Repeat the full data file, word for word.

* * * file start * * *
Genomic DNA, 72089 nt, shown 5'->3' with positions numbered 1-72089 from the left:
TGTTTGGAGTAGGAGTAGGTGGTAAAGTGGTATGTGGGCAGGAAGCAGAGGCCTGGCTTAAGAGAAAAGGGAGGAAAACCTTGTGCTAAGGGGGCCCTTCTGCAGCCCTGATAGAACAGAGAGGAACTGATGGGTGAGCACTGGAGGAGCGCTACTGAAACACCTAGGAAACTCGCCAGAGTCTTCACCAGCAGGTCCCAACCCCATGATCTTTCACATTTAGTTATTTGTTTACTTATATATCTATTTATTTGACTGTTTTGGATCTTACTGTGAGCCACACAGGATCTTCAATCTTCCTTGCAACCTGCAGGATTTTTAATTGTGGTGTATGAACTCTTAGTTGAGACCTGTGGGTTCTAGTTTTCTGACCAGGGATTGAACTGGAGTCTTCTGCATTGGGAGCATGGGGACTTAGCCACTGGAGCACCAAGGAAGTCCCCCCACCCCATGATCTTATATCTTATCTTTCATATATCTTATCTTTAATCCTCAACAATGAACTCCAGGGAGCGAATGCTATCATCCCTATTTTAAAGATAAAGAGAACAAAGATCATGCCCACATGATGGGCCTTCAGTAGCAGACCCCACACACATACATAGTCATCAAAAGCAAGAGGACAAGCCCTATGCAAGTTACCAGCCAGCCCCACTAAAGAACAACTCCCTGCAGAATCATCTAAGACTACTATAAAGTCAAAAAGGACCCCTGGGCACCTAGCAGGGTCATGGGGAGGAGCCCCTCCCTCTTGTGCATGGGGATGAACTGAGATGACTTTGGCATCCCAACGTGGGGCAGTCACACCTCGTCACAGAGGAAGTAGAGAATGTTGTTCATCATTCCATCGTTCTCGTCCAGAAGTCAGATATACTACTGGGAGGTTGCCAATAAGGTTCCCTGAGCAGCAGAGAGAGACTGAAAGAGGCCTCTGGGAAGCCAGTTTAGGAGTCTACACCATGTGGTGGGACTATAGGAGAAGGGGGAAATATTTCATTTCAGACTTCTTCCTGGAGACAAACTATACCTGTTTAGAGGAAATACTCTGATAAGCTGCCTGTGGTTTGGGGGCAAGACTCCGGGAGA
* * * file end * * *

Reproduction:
Genomic DNA, 72089 nt, shown 5'->3' with positions numbered 1-72089 from the left:
TGTTTGGAGTAGGAGTAGGTGGTAAAGTGGTATGTGGGCAGGAAGCAGAGGCCTGGCTTAAGAGAAAAGGGAGGAAAACCTTGTGCTAAGGGGGCCCTTCTGCAGCCCTGATAGAACAGAGAGGAACTGATGGGTGAGCACTGGAGGAGCGCTACTGAAACACCTAGGAAACTCGCCAGAGTCTTCACCAGCAGGTCCCAACCCCATGATCTTTCACATTTAGTTATTTGTTTACTTATATATCTATTTATTTGACTGTTTTGGATCTTACTGTGAGCCACACAGGATCTTCAATCTTCCTTGCAACCTGCAGGATTTTTAATTGTGGTGTATGAACTCTTAGTTGAGACCTGTGGGTTCTAGTTTTCTGACCAGGGATTGAACTGGAGTCTTCTGCATTGGGAGCATGGGGACTTAGCCACTGGAGCACCAAGGAAGTCCCCCCACCCCATGATCTTATATCTTATCTTTCATATATCTTATCTTTAATCCTCAACAATGAACTCCAGGGAGCGAATGCTATCATCCCTATTTTAAAGATAAAGAGAACAAAGATCATGCCCACATGATGGGCCTTCAGTAGCAGACCCCACACACATACATAGTCATCAAAAGCAAGAGGACAAGCCCTATGCAAGTTACCAGCCAGCCCCACTAAAGAACAACTCCCTGCAGAATCATCTAAGACTACTATAAAGTCAAAAAGGACCCCTGGGCACCTAGCAGGGTCATGGGGAGGAGCCCCTCCCTCTTGTGCATGGGGATGAACTGAGATGACTTTGGCATCCCAACGTGGGGCAGTCACACCTCGTCACAGAGGAAGTAGAGAATGTTGTTCATCATTCCATCGTTCTCGTCCAGAAGTCAGATATACTACTGGGAGGTTGCCAATAAGGTTCCCTGAGCAGCAGAGAGAGACTGAAAGAGGCCTCTGGGAAGCCAGTTTAGGAGTCTACACCATGTGGTGGGACTATAGGAGAAGGGGGAAATATTTCATTTCAGACTTCTTCCTGGAGACAAACTATACCTGTTTAGAGGAAATACTCTGATAAGCTGCCTGTGGTTTGGGGGCAAGACTCCGGGAGA